Sunday, 29 November 2009

My Cuppa Tea

Lily, my English boss, teasingly told me to drink up my tea as I may be contributing to global warming by letting it go cold. There are enough cows farting around. We couldn’t afford to melt more ice bergs, British tabloid says, or as everyone amusingly interpret it.

I think here in England, the tea automatically freezes as soon as you put it down, as if the magic wind sweeps through and takes my heat away to Antartica. Prolly Santa Claus is working too much that’s why Antartica’s melting. Oh, where does he live again? Damn, Im old.

Better drink my cuppa before they blame me for destroying the earth or blaspheming Papa Santa.

I stopped ashort and start to think how many ways could a tea be done?

Do you put the milk and the teabag together before pouring in His Hotness? Do you take the teabag off or do you let it mull and procrastinate its way into caffeinating your senses? I wonder if its illegal to put sugar on my English Breakfast Tea. Not many I know do, oh well half I know are vodka drinkers, quarter on beer supplements, but everybody seems to have their own cuppa.

And the most interesting part is that the array of creative reasons why people have tea. Default and obvious are to make them warm, to go with their scones and shortbread, and of course to take a break.

Also unorthodox reasons, amongst hearsay is to cut an awkward conversation. Eg: “So you’re gay?” Dad asks, Mummy cuts in and dutifully asks everybody “Anybody wants a tea? (pats Daddy on the back) its getting a bit cold here my love. Everybody could use a tea”. Wouldn’t it seem weird if she asks if anybody wants a coffee, as if she would be putting the whole awkwardness into overdrive with a Starbucks. But with tea it seems calm and polite, it seems like a very sociable and graceful way of saying let’s drop the topic.

Also, I think tea is more engaging, remember when people used to drink from one big teapot small and stout, here is the handle, here is the spout? I think even though that people now drink in separate tea cups individualized into skinny, decaf, white or chai, the idea of having a tea takes us back to tea parties and nursery rhymes of big tea pitchers parallel to partaking, sharing, mingling and socializing. Hence when you asked somebody for a cup of tea it’s more of an occasion to chatter, catch up or probably tone down a pace of a situation. Sometimes when you asked somebody if he wants a coffee, its either he thinks you’re seeing sleep in his eyes or you want a cigarette break buddy. That’s our code in college when we’re all at the library. Once my bestfriend says Im getting coffee downstairs, I go in my autopilot “me too”, and another smoker echoes a “me three” as coffee meant ciggie break too. But that’s just for me, or for us.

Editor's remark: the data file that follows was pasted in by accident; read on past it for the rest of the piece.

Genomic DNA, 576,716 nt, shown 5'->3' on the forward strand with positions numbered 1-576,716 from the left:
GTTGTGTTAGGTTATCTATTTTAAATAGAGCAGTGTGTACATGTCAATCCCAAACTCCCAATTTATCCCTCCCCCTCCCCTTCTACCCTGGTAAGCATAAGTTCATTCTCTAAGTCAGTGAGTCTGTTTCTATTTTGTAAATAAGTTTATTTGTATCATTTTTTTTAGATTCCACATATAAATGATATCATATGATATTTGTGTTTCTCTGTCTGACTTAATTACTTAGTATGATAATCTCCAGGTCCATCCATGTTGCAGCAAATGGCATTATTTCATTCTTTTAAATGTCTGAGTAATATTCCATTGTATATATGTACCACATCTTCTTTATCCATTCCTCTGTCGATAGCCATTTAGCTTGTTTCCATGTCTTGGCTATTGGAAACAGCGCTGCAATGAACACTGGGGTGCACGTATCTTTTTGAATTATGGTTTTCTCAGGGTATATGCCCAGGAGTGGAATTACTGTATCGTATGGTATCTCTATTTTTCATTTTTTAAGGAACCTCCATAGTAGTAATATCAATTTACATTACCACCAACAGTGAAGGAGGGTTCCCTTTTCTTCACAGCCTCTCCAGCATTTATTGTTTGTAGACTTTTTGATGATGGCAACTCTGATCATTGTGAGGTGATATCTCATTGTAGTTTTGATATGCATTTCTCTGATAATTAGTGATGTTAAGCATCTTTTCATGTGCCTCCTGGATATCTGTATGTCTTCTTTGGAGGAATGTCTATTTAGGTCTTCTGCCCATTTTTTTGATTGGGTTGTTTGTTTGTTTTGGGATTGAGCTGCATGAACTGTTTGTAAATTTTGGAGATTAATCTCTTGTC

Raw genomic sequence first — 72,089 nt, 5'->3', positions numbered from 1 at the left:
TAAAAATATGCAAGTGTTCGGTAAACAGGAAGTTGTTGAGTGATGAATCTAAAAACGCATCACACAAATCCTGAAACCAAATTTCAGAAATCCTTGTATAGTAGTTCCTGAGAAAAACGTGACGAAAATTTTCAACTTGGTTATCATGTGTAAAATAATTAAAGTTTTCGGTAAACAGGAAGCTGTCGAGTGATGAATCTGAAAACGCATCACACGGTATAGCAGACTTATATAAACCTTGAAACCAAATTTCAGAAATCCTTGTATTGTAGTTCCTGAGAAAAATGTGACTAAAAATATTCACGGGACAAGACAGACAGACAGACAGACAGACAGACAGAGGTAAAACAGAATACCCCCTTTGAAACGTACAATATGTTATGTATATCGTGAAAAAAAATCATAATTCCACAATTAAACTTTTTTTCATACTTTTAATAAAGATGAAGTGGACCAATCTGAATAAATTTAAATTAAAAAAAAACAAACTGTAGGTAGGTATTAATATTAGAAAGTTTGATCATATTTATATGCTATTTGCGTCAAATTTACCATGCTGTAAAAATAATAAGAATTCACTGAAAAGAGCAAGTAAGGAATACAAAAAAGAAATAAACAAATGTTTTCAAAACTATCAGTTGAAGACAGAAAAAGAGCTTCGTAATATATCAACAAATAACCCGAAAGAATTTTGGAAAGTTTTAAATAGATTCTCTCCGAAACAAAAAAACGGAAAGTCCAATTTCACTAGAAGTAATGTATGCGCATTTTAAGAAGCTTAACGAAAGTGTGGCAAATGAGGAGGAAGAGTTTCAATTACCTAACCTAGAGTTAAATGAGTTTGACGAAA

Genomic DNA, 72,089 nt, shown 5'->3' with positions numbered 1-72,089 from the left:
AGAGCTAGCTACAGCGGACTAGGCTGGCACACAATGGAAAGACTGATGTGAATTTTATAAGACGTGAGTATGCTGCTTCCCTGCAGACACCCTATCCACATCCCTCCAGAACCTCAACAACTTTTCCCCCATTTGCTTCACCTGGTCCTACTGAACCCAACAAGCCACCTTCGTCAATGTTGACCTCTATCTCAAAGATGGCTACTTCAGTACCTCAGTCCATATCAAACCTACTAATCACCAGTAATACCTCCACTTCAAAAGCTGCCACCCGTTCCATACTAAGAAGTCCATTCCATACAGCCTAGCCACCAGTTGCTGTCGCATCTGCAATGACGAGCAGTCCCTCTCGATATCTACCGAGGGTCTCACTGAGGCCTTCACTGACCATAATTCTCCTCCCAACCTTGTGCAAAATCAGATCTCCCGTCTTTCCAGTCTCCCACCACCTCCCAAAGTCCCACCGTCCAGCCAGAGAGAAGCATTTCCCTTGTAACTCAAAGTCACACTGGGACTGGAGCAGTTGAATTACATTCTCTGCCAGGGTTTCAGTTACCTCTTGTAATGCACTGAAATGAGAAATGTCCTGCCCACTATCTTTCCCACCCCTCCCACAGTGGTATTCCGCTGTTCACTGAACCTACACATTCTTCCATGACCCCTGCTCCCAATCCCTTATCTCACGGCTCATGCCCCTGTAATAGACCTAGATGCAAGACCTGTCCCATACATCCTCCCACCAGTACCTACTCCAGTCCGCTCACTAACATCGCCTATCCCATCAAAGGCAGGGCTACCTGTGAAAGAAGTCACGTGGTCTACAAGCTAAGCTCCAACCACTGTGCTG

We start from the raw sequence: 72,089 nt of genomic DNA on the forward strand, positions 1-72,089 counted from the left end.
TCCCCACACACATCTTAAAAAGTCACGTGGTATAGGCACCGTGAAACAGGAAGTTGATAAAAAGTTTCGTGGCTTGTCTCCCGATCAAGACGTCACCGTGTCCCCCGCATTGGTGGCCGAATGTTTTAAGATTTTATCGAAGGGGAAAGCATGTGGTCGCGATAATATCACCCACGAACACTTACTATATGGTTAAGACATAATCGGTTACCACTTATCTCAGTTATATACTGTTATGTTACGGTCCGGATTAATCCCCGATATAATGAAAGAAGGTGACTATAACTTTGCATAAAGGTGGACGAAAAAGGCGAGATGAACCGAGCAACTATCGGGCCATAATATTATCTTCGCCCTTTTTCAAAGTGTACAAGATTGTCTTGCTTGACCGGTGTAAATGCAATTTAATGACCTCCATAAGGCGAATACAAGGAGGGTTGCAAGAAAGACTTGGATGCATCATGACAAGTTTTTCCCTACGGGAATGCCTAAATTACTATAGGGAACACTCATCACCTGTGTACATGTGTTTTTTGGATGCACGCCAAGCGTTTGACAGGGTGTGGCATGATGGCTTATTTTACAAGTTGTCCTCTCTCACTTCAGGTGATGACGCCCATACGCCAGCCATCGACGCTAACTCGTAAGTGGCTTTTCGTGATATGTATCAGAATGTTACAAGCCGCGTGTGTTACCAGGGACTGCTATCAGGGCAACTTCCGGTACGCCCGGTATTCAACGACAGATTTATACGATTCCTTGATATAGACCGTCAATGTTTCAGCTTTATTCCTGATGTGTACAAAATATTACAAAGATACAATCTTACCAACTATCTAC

Tea meant a lot of things to a lot of people, I think it had become our sweet little deed of kindness in the pub, it’s our code for “are you ok, I’ll make you a cuppa so you’ll feel better”. She makes tea for me after a hard shift or early on to give me a break after prep up, I make tea for her when I think she’s having those knee problems again or when the sales are not good, or when we have a hard day. Maybe the tea ethos is about the effort not the drink, it’s about the offer, it’s prolly just about having somebody remembered that you could really use a break. So you want a cuppa?

1 comment:

  1. i love that tea is a part of your culture as a social thing, much like it is in the chinese household i grew up in. as an american, it feels very solitary.